“Search and rescue efforts continue in coordination with local authorities,” it said in the post. “Royal Malaysian Navy ships KD Handalan and two coastal patrol craft Petir (12) and Pang Alang (39) as well as two Malaysian Maritime Enforcement Agency vessels are on scene today.
“Republic of Singapore Navy Fearless-class patrol ships Noble Pearl (PCG 54) and Noble Knight (PCG 56) joined search efforts as well.”
The fleet said the guided-missile destroyer “sustained significant hull damage that resulted in flooding to nearby compartments.”
U.S. Navy photo by Mass Communication Specialist 2nd Class Joshua Fulton/U.S. Navy via Getty Images/Getty Images
CHANGI NAVAL BASE, SINGAPORE: In this released U.S. Navy handout, tugboats from Singapore assist the Guided-missile destroyer USS John S. McCain (DDG 56) at it steers towards Changi Naval Base, Republic of Singapore following a collision with the merchant vessel Alnic MC while underway east of the Straits of Malacca and Singapore on Aug. 21. Significant damage to the hull resulted in flooding to nearby compartments, including crew berthing, machinery, and communications rooms. Damage control efforts by the crew halted further flooding. The incident will be investigated.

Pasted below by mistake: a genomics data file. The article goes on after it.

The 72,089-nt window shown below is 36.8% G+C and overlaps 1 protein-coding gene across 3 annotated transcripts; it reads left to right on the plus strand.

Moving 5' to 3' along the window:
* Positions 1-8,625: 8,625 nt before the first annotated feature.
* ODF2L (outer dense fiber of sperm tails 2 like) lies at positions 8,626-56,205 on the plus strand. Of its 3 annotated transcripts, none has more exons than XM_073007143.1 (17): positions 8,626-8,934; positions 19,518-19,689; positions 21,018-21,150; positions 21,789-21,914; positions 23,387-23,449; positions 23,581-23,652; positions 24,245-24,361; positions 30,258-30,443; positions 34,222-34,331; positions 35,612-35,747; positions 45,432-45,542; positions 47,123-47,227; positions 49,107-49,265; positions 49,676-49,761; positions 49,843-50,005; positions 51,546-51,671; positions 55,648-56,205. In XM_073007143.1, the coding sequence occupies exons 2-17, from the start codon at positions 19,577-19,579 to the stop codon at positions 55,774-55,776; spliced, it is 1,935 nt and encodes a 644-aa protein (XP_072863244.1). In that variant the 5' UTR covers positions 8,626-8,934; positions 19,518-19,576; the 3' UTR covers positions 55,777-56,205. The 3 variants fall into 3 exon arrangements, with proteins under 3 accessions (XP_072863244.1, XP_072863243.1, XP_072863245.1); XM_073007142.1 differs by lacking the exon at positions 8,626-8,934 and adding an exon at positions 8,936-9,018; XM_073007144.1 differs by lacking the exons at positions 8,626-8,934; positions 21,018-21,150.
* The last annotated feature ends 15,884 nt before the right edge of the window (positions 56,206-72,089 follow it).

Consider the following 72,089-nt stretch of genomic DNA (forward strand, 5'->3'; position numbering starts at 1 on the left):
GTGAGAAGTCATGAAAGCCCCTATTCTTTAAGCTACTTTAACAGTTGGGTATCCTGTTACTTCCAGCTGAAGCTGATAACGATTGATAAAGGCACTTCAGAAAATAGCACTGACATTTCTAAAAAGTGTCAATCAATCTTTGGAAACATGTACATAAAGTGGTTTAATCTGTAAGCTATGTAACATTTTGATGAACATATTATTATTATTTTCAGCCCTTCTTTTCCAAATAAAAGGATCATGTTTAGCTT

“It is the second such incident in a very short period of time – inside of three months – and very similar as well,” Richardson said at the Pentagon Monday. “It is the last of a series of incidents in the Pacific fleet in particular and that gives great cause for concern that there is something out there we are not getting at.”
An immediate explanation for the collision was not given; however, cyber security experts speculated that the ship could have been hacked, according to a McClatchy report.
Richardson said there were “no indications right now” of “cyber intrusion or sabotage,” but the investigation would “consider all possibilities.”
2 clarify Re: possibility of cyber intrusion or sabotage, no indications right now...but review will consider all possibilities